The Church Went Anti-Male in The 1800s

At the dawn of the 19th century when the church embraced a worldview that portrayed women as embodying holiness and men as embodying sin. That is, the church increasingly came to have both an extremely negative view of masculinity and men and to uphold women and femininity as, in their natural state, exemplars, and bearers of virtue.

This is perhaps best illustrated by Callum Brown’s 2009 book The Death of Christian Britain.  Brown is a professor of history at the University of Strathclyde. His book is about the decline of Christianity in the UK but is also applicable to America to which Britain was culturally linked. Before getting to Brown himself, it’s worth citing an endorsement of his work from no less than Charles Taylor, the Canadian philosopher whose mammoth A Secular Age was a landmark and highly influential work.  Taylor endorses Brown’s take on the sexes in A Secular Age, saying:

Callum Brown here even speaks of a “demonization” of male qualities, and a “feminization of piety.”…. As Callum Brown has shown for the evangelical case, the ethical stance was predicated on the idea of women as wanting a stable family life, which was constantly endangered by male temptation, to drink, to gambling, to infidelity. And we see similar ideas propounded on the Catholic side…. We connect up here with a profound development, evidence across the confessional divide over the two or three centuries, which as been called the “feminization” of Christianity, about which Callum Brown speaks in his interesting recent book. It obviously has something to do with the close symbiosis established between Christian faith and the ethic of “family values” and disciplined work, which has downgraded if not been directed against military and combative modes of life, as well as forms of male sociability: drinking, gambling, sport, which took them outside the arenas of both work and home.

It’s particularly notable to see Taylor cite Brown in this regard given that these two men have radically different and incompatible takes on secularization.

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As Taylor says, Callum Brown documents, through an extensive review of Christian literature, that around 1800 Christianity shifted from viewing piety as a primarily male mode of life to a primarily female one. Men and masculinity came to be perceived as acute threats to holiness. (Brown’s secularization thesis is that the merger of femininity with Christianity was so complete that when women ceased to unify their Christian and feminine identities around 1960, Christianity suffered a sudden and catastrophic collapse).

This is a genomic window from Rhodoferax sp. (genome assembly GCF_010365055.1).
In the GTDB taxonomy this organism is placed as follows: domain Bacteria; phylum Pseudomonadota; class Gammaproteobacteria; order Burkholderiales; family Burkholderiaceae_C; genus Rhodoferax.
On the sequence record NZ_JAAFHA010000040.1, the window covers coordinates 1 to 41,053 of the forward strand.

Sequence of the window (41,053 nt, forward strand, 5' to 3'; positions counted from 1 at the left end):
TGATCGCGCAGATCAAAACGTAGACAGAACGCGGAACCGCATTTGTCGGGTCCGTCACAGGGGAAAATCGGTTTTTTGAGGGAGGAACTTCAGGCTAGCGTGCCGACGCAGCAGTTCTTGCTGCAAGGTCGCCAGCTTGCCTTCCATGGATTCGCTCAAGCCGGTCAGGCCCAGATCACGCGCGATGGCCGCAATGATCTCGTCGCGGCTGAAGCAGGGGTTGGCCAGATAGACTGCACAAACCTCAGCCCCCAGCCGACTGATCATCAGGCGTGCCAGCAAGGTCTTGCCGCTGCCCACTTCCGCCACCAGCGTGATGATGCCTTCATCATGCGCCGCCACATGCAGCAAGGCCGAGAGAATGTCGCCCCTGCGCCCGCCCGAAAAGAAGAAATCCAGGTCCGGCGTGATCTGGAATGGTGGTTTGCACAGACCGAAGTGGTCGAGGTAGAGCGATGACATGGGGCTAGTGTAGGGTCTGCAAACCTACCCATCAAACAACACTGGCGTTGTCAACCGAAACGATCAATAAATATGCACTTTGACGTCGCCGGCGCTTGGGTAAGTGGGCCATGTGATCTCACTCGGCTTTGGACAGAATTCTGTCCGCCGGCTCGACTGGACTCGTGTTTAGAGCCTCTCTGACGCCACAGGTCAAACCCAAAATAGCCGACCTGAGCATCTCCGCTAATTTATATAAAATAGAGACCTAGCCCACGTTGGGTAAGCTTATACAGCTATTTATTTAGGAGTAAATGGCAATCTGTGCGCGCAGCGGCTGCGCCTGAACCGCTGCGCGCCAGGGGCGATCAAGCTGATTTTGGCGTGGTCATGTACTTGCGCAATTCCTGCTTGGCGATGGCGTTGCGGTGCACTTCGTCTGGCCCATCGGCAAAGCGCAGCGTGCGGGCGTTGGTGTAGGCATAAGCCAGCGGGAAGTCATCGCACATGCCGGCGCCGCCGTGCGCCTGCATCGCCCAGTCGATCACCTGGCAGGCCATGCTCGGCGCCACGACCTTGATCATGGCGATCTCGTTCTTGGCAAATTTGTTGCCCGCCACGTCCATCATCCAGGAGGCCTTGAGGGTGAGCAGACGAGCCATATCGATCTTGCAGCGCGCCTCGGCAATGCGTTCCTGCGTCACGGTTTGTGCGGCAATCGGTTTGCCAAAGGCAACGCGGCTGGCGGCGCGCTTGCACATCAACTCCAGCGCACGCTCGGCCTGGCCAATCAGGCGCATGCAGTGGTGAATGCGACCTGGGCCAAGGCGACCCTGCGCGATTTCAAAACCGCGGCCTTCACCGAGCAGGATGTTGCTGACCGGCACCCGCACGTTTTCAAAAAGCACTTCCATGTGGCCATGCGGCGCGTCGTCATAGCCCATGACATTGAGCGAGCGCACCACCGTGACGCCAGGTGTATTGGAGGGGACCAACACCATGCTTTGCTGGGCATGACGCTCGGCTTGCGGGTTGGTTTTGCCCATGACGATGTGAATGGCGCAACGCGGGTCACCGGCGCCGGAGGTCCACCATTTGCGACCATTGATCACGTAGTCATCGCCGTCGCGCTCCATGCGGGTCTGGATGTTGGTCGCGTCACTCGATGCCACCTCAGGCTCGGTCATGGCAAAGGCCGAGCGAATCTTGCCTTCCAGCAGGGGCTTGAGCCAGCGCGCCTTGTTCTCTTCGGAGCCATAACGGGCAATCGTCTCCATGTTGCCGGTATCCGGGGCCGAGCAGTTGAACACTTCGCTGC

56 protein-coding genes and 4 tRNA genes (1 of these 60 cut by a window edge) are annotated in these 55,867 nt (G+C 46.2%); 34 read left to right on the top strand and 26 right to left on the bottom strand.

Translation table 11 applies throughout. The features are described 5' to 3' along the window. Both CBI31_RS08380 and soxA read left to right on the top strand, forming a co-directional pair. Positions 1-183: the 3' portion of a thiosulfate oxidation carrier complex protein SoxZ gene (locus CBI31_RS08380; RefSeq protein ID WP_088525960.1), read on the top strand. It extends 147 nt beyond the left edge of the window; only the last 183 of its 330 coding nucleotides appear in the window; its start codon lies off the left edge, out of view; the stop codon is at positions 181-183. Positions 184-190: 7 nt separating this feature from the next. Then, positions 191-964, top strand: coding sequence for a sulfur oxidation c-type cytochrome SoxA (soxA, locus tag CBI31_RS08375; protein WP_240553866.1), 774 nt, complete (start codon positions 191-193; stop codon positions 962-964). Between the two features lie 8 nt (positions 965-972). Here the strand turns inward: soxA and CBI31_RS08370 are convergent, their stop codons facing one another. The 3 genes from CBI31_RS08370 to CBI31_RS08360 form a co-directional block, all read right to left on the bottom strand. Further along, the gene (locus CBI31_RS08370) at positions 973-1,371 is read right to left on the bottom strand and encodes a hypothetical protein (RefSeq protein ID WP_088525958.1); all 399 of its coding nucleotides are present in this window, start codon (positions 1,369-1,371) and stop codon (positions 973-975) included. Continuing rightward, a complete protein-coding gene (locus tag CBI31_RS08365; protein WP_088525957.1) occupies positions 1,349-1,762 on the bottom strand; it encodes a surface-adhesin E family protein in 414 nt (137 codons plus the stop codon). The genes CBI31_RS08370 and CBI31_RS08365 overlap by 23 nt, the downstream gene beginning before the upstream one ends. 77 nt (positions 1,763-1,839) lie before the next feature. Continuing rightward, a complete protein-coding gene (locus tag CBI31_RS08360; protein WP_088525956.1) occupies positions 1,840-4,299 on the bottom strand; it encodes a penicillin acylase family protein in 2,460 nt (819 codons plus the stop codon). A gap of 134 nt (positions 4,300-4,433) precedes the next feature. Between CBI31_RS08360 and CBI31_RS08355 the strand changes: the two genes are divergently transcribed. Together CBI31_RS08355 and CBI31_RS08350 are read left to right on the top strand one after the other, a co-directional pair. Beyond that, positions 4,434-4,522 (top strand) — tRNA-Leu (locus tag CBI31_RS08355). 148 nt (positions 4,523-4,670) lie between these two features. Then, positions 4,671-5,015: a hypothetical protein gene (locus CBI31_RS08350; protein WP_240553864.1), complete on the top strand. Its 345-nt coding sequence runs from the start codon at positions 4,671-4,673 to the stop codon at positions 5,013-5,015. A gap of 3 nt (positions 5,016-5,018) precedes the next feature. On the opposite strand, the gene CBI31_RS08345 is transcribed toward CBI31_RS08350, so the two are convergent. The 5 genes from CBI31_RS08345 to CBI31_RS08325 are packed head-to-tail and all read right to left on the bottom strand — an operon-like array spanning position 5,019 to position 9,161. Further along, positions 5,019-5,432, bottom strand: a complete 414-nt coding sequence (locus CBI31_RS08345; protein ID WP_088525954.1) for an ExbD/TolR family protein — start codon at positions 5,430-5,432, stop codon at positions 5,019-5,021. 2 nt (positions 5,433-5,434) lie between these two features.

Some excerpts from Brown’s book:

After 1800, the religiosity of women was paramount to the evangelical scheme for moral revolution. They were regarded as having special qualities which placed them at the fulcrum of family sanctity.

Though the female evangelical narrative structure might vary in these ways, there were uniform characteristics. First, women’s conversions were usually taken for granted; the issue was their ability to choose a godly husband or reform an ungodly one. Second, women’s spiritual destiny was virtually never portrayed as a battle with temptation or real sin; fallen women did not appear as central characters, and none of the usual temptations like drink or gambling ever seemed to be an issue with them. The problem is the man, sometimes the father, but more commonly the boyfriend, fiancé, or husband, who is a drinker, a gambler, keeps the ‘bad company’ of ‘rough lads’ and is commonly a womanizer. The man is the agency of the virtuous woman’s downfall; he does not make her bad, but does make her suffer and poor. She is not always portrayed as having undergone a major conversion experience, but to have emerged from childhood into a disciplined and natural ‘goodness.’

The British Weekly series reflected the view that at the heart of urban society, the problems of social order, crime, immorality, and irreligion were interconnected products of male weakness.  This weakness was intrinsically rooted in maleness, a heathen ‘other’ located at sites of temptation.

In evangelical stories about piety, women appeared throughout as good but not always converted; men, by contrast, almost always appeared as in a perilous sinful state until near the end. Men were the problem, given manifold temptations: drink (nearly always), gambling (increasingly after 1890), and ‘rough’ in overall cultural terms. They lived dissipated lives which caused suffering and ruination to mothers, wives, and children. Nowhere did evangelical literature have such a powerful influence in the public domain, including in ‘secular’ fiction, as in its demonization of men. [emphasis added]

A large proportion of evangelical stories of men centered on the destruction of families by male evils.

In the evangelical and temperance movements, women were both the moral guardians and the moral victims of fathers, brothers, husbands, and sons.

This is pretty clear, but to summarize simply: the church came to see women as naturally good and men as naturally evil and the source of most problems in the world.  Again, I stress that these observations from Brown are based on an extensive examination of evangelical literature itself – not from secular or anti-Christian sources.

Is it any wonder the church skewed so heavily female?

This post is an excerpt from Masculinist Newsletter #3

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